There must be a certain malaise in the air. Alexis and I recently succumbed to its psychic virulence, and have been pondering the meaning of life, living in New Orleans and, most importantly, whether what we do, as artist, scientist or blogger, means anything in the end. Does our work make the world a better place? We are left staring at our bowl of gumbo in which floats chunks of things we have done that diminish by the minute, writer’s block, the painfully slow recovery of New Orleans and the need to break out, all spiced with the singular flavor of impotence.
Existential crises aside, Lex and I have steady jobs. Many we know, who returned to New Orleans soon after the Federal Flood and were simply happy to be home, aren’t as lucky. This time last year, a divey haunt turned into a palacial recreation room, every fleur-de-lis and manhole cover became a symbol of pride, each string of beads a pearl necklace fit for a queen, even our local paper became a celebrated slab from God. Money was spent in the hope of a better tomorrow … after Carnival 2006, after St. Patrick’s Day, after Jazzfest, after the summer, after the Katrina anniversary, after each football game, after Christmas. New Orleans will start to look up after after after after …
Days have turned into months and now a year, and these same people lament that they have lost so much money living here that they cannot leave. A close friend who works in the service industry says, “I would leave if I could, but I can’t so I stay. Besides, who else will have me? I don’t have the same connections, however dwindling, anywhere else.”
When a waiter, bartender, cleaning lady, shopkeeper or cab driver, how does one pay the ever-increasing rent, health insurance, cab fare and growing debt? It’s especially hard when you’ve lived in New Orleans for a good 20 or 30 years, or your whole life, and simply lack the physical, emotional, financial and psychological wherewithal to start over somewhere else. Then again, New Orleans is the land of misfit toys; it’s where many with large brains and brimming potential came to hide and sleep. Where else can they go?
This is what Lex and I try hard to combat as citizens of New Orleans. She and I adore the laissez-faire attitude, but also worship accomplishment. We help ourselves and the local population by being out and about in the parish’s music, food, people and air, writing and taking pictures of New Orleanians every day, every other week entertaining thoughts of where else in the world to live and trying to keep the aforementioned life quandary at bay. No, we are not Atlas and Bheema reincarnate to shoulder all of New Orleans’s, much less the world’s, burdens, nor do we pretend to be. As empathic beings, however, how can we not feel with the rest of our city and keep that enervation from permeating our own psyches? We can only do so much, and then some. As always, Craig Giesecke puts this best:
Ever since the population started returning and places started opening back up, just about everyone who’s been here and had an extra dollar to spend and brought friends/family to town has been working to spend it locally. That’s what it’s all about, right?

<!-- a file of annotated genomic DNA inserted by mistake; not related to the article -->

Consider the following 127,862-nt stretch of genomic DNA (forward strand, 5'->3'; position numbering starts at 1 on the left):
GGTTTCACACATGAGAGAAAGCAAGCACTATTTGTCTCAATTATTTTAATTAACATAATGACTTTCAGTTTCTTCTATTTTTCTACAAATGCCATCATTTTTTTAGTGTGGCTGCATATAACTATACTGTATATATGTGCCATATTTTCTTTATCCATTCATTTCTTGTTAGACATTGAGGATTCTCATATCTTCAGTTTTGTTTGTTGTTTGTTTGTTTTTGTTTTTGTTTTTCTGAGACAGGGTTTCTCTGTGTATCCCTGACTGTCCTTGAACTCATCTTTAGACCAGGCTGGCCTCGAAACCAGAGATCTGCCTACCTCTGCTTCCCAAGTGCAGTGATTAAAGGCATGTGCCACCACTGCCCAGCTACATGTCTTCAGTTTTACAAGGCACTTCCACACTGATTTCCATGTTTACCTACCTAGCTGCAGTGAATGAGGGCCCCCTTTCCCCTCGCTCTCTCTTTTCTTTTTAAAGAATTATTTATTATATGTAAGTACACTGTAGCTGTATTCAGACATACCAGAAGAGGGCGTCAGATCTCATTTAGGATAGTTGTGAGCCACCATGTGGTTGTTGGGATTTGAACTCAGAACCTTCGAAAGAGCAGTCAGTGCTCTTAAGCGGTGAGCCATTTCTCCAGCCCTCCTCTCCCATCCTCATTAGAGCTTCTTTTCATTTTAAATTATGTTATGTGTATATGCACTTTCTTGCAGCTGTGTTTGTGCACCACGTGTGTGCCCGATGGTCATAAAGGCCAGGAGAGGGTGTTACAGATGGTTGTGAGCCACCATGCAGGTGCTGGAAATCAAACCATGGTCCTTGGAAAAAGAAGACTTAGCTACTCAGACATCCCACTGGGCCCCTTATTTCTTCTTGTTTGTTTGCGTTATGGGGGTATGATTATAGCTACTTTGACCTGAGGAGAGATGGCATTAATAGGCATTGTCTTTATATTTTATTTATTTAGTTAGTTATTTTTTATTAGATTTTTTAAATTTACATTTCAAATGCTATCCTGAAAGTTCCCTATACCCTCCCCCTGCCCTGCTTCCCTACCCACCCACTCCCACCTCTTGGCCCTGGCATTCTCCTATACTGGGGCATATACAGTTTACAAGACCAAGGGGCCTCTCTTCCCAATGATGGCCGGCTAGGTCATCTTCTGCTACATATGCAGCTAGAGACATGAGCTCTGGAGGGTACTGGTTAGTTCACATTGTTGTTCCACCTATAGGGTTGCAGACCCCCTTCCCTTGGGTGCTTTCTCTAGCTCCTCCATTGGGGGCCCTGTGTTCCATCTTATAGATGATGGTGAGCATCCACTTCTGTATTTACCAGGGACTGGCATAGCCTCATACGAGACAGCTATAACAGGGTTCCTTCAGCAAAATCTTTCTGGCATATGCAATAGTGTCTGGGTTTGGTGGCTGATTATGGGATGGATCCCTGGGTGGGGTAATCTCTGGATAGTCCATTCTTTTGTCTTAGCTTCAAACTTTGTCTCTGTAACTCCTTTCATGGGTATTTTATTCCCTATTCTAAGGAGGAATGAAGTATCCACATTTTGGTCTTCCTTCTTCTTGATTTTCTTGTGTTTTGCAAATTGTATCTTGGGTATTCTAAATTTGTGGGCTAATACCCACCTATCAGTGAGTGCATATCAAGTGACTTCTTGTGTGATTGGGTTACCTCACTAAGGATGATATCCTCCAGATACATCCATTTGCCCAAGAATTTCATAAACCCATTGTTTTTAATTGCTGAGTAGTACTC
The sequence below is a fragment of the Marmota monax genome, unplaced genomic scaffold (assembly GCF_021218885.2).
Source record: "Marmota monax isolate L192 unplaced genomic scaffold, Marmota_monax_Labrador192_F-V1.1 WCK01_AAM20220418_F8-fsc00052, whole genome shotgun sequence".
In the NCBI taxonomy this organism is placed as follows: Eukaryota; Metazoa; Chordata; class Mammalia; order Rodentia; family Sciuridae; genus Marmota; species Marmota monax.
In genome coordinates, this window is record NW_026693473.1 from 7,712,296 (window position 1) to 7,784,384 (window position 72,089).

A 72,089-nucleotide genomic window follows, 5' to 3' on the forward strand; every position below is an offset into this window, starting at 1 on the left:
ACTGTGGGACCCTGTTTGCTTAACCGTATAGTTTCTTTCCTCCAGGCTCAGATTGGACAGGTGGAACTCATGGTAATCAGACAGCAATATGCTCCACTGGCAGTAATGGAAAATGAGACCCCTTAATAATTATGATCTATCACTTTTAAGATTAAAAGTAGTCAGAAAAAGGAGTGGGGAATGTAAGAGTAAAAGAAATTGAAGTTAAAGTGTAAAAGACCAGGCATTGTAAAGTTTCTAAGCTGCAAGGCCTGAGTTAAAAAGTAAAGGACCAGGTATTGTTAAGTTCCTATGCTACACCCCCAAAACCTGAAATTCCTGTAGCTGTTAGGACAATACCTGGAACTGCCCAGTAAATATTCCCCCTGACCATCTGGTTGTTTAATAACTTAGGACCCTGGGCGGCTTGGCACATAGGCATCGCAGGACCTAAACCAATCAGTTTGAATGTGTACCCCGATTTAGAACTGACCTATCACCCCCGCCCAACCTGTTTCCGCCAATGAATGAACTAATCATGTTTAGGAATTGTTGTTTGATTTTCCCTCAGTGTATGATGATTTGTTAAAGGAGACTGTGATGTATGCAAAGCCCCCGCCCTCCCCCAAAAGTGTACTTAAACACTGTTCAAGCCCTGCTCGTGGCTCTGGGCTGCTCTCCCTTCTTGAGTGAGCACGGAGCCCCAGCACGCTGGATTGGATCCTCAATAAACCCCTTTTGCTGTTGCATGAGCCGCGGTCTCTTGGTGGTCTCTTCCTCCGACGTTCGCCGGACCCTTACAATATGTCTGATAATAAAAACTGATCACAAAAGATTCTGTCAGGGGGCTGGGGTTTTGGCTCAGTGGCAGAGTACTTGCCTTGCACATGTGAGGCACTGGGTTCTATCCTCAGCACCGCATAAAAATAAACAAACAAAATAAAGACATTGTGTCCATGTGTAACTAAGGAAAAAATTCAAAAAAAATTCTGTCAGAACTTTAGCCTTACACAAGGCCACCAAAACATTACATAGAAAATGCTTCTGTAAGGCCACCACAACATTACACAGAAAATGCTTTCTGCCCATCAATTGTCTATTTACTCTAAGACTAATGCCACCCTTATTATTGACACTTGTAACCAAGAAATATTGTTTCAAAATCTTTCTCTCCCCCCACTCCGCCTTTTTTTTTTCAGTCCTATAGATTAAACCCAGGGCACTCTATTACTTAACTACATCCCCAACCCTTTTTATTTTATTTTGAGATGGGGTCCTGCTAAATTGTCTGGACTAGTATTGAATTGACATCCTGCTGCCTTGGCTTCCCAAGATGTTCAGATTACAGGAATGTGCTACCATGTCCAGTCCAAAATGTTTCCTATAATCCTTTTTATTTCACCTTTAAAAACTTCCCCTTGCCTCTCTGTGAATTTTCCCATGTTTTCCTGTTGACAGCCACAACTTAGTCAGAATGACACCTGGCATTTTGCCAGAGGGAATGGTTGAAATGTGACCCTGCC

… The problem is we’ve passed the point of overload. There simply aren’t enough of us living here anymore to keep so many of the local icons up and running. The current population of Orleans Parish remains roughly half of what it was before the flood — and that means only so many people with only so much money buying only so many meals or making only so many other purchases in so many days. If we want a nice night out in the French Quarter and we go to Antoine’s — it means we’re not going to Galatoire’s. Or Tujague’s. Or Muriel’s. Next time we go out, we’ll hit one of the other places — but will all those other places still be around six months later when we can afford to go? Maybe. But the “maybe not” is now looming much larger than before.
New Orleans or not, 2006 going on 2007 or not, ultimately we are human beings on this planet. We put one foot in front of the other and do our best each day, even if the board game places us two steps back for each one forward and each of us is out $200 for simply being alive. As long as you keep doing, things will happen. “Everything comes to he who hustles while he waits.”
So, why am I still in New Orleans, with its sporadic mayor, police chief, progress and joie de vivre? For right now, it’s where I feel the most myself, the most American, the most meaningful. It’s where I see my aspects of this city, and ones I have yet to come across, to their rightful paths and let them fly from there. It’s where, to quote Mark, I have come home to try.
If we want a city that resembles the one of memory and desire, perhaps it is best if we are left to ourselves to build it. Give me enough people like Shearer, like the New Orleans bloggers listed at right and I believe we can do it: ourselves alone … Going it alone, with fair compensation from the government for the damage they caused, will be painful. Some will try and not make it, risk everything to return and rebuild or reopen, only to lose everything. If we must go it alone, this will certainly be a smaller city, and some will leave ruined and broken by the effort. Whether we are recalled as heroes or fools only history will tell, but I think I know the measure of those who have chosen to come home and try. There is no finer place to be an American today than in their company.